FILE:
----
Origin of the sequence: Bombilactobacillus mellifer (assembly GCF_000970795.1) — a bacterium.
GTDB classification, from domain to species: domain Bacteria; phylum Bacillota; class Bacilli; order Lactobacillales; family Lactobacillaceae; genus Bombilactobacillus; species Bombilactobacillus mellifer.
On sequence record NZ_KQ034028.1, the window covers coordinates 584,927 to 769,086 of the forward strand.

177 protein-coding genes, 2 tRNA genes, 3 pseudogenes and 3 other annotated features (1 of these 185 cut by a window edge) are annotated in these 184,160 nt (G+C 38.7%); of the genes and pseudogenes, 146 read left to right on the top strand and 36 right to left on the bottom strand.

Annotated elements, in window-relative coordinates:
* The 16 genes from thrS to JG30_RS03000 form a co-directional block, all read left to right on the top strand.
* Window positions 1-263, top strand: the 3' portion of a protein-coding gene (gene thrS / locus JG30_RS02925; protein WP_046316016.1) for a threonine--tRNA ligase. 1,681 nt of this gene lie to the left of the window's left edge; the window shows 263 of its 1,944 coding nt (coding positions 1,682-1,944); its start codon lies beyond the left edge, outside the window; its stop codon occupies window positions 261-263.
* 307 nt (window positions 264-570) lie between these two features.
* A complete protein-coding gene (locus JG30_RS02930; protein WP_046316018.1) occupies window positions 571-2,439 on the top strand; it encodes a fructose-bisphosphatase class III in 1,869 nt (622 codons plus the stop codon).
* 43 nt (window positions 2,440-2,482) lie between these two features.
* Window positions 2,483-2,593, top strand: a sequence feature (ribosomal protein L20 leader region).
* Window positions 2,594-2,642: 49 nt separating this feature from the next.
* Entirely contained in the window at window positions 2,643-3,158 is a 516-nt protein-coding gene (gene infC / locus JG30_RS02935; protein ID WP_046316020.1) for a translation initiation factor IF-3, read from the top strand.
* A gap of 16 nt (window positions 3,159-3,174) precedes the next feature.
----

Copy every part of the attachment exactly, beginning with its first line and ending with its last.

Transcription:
Origin of the sequence: Bombilactobacillus mellifer (assembly GCF_000970795.1) — a bacterium.
GTDB classification, from domain to species: domain Bacteria; phylum Bacillota; class Bacilli; order Lactobacillales; family Lactobacillaceae; genus Bombilactobacillus; species Bombilactobacillus mellifer.
On sequence record NZ_KQ034028.1, the window covers coordinates 584,927 to 769,086 of the forward strand.

177 protein-coding genes, 2 tRNA genes, 3 pseudogenes and 3 other annotated features (1 of these 185 cut by a window edge) are annotated in these 184,160 nt (G+C 38.7%); of the genes and pseudogenes, 146 read left to right on the top strand and 36 right to left on the bottom strand.

Annotated elements, in window-relative coordinates:
* The 16 genes from thrS to JG30_RS03000 form a co-directional block, all read left to right on the top strand.
* Window positions 1-263, top strand: the 3' portion of a protein-coding gene (gene thrS / locus JG30_RS02925; protein WP_046316016.1) for a threonine--tRNA ligase. 1,681 nt of this gene lie to the left of the window's left edge; the window shows 263 of its 1,944 coding nt (coding positions 1,682-1,944); its start codon lies beyond the left edge, outside the window; its stop codon occupies window positions 261-263.
* 307 nt (window positions 264-570) lie between these two features.
* A complete protein-coding gene (locus JG30_RS02930; protein WP_046316018.1) occupies window positions 571-2,439 on the top strand; it encodes a fructose-bisphosphatase class III in 1,869 nt (622 codons plus the stop codon).
* 43 nt (window positions 2,440-2,482) lie between these two features.
* Window positions 2,483-2,593, top strand: a sequence feature (ribosomal protein L20 leader region).
* Window positions 2,594-2,642: 49 nt separating this feature from the next.
* Entirely contained in the window at window positions 2,643-3,158 is a 516-nt protein-coding gene (gene infC / locus JG30_RS02935; protein ID WP_046316020.1) for a translation initiation factor IF-3, read from the top strand.
* A gap of 16 nt (window positions 3,159-3,174) precedes the next feature.